D'Antoni's Suns and Rockets are like basketball junk food; it may look good/taste good in small quantities but consumed in large quantities it is not so good. In contrast, the Warriors play a fun style that does not mock traditional basketball values such as defense and rebounding.

Other things to consider: Mike Brown has not lost a game since taking over as Golden State's interim head coach in the wake of the complications that have afflicted Steve Kerr as a result of back surgery. Many media members openly mock Brown but he is a very good coach, as demonstrated by the results that he has produced throughout his career, posting a 347-216 regular season record, a 47-36 playoff record prior to going 12-0 this postseason and winning the 2009 NBA Coach of the Year award. He led the Cavaliers to the 2007 NBA Finals early in James' career and then guided the Cavaliers to 66 and 61 wins in the 2009 and 2010 campaigns respectively; the opportunity to win a championship at the expense of a star player who quit on him during the 2010 playoffs should not be dismissed as a factor in this series.

Although the Warriors and Cavaliers have both fully embraced the new era philosophy regarding volume three point shooting, both teams are throwbacks in terms of how they are constructed; most of the modern NBA teams have one star surrounded by role-playing specialists but the Warriors and the Cavaliers have multiple All-Stars backed up by players who were All-Stars during their primes. That combination of talent and depth--in addition to injuries suffered by key players on opposing teams--largely explains why neither team has been challenged very much up to this point.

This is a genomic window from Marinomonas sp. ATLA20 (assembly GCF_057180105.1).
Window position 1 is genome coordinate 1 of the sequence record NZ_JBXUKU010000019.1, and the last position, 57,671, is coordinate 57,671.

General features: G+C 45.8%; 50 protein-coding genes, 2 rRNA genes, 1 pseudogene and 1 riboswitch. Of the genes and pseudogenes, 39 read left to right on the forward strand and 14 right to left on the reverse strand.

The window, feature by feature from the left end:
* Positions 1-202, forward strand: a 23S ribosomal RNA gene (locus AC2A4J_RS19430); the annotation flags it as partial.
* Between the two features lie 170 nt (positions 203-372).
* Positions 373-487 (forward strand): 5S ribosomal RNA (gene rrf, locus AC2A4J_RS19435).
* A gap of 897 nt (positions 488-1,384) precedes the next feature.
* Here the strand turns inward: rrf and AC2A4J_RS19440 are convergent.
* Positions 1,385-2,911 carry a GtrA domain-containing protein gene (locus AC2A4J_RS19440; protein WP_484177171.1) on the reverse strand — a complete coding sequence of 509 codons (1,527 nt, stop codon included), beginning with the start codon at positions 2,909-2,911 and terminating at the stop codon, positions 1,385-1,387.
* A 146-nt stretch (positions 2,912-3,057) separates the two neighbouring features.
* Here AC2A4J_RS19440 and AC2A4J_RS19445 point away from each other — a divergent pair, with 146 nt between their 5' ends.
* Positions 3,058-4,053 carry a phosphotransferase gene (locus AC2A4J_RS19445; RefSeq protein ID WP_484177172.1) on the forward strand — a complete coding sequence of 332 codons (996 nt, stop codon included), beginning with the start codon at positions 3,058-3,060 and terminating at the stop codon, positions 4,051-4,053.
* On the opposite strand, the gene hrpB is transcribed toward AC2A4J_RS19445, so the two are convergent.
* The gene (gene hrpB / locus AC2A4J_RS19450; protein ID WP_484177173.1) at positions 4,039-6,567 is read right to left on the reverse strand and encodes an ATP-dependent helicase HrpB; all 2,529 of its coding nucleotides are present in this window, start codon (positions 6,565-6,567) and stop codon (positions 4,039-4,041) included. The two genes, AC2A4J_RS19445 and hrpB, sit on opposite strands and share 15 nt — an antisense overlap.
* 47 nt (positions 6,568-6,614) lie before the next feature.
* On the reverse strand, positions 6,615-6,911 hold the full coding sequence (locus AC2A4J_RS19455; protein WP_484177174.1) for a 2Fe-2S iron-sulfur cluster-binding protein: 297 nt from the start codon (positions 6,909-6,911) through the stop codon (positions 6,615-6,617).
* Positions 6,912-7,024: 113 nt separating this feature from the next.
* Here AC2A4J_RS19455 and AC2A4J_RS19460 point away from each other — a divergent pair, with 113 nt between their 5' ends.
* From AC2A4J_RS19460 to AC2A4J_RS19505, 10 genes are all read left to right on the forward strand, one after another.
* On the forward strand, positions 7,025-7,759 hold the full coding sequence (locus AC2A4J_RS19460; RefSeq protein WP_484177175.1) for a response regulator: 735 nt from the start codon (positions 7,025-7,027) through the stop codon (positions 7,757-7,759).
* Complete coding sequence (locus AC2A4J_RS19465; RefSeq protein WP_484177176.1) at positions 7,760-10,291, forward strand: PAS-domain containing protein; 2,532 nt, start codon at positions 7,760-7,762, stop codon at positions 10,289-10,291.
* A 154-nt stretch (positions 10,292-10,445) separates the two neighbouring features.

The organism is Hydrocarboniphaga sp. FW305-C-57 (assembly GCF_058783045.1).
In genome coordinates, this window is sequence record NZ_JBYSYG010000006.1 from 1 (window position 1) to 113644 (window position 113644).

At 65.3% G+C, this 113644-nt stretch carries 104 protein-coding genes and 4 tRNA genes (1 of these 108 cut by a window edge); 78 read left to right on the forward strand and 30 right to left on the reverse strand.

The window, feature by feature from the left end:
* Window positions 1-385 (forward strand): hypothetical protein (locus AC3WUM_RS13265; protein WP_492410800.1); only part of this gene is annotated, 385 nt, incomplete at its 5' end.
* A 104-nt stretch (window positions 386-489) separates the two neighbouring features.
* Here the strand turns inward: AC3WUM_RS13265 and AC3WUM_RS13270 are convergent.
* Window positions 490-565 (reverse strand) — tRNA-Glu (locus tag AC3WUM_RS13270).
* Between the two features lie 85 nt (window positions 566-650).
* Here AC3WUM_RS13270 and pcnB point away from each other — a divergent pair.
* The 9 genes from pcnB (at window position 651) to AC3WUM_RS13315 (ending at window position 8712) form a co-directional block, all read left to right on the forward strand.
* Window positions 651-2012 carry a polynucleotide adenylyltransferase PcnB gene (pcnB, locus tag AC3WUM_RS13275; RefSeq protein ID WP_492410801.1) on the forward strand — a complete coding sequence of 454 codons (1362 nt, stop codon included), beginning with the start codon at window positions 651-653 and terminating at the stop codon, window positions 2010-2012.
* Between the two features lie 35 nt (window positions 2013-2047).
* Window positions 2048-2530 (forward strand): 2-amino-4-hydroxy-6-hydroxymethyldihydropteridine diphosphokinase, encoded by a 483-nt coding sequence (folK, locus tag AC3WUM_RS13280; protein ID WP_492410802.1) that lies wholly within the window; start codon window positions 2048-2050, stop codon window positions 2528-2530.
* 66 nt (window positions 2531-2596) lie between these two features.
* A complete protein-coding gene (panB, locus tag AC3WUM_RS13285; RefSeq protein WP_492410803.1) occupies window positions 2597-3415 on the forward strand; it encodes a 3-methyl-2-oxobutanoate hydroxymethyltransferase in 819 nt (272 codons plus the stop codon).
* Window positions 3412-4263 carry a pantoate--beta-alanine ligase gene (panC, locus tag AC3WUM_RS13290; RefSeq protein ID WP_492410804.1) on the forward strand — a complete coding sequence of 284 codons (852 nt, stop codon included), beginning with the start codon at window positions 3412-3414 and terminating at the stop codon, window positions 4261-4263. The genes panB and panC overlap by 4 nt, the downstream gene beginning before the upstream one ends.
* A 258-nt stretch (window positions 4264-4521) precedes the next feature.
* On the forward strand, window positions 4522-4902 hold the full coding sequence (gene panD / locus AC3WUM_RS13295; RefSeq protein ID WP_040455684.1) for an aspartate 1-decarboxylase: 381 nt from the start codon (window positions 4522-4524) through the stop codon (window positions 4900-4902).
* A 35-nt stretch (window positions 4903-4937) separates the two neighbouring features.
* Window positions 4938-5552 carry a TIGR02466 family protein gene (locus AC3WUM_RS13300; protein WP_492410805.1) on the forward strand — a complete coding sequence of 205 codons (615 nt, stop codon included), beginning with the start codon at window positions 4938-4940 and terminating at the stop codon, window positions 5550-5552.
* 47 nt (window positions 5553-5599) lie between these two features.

Based on historical pedigree, we are looking at all-time greatness: the Warriors have posted the best three year regular season run in NBA history and have made it to three straight Finals while winning one title; the Cavaliers have not matched the Warriors as a regular season juggernaut but they have also won one title while making it to three straight Finals. In addition, LeBron James extended his personal streak of Finals appearances to seven, which is something that has not been accomplished since Bill Russell's Boston Celtics in the 1960s.

This is the first time that the same two teams have met in three straight NBA Finals; Kareem and Magic faced Dr. J three times in a four year span from 1980-83 and then Kareem and Magic faced Bird, McHale and Parish three times in a four year span from 1984-87. The Kareem/Magic Lakers are viewed as the team of the 1980s in large part based on taking two out of three in both of those trilogies and the winner of the 2017 Finals will also likely assume an exalted place in pro basketball history.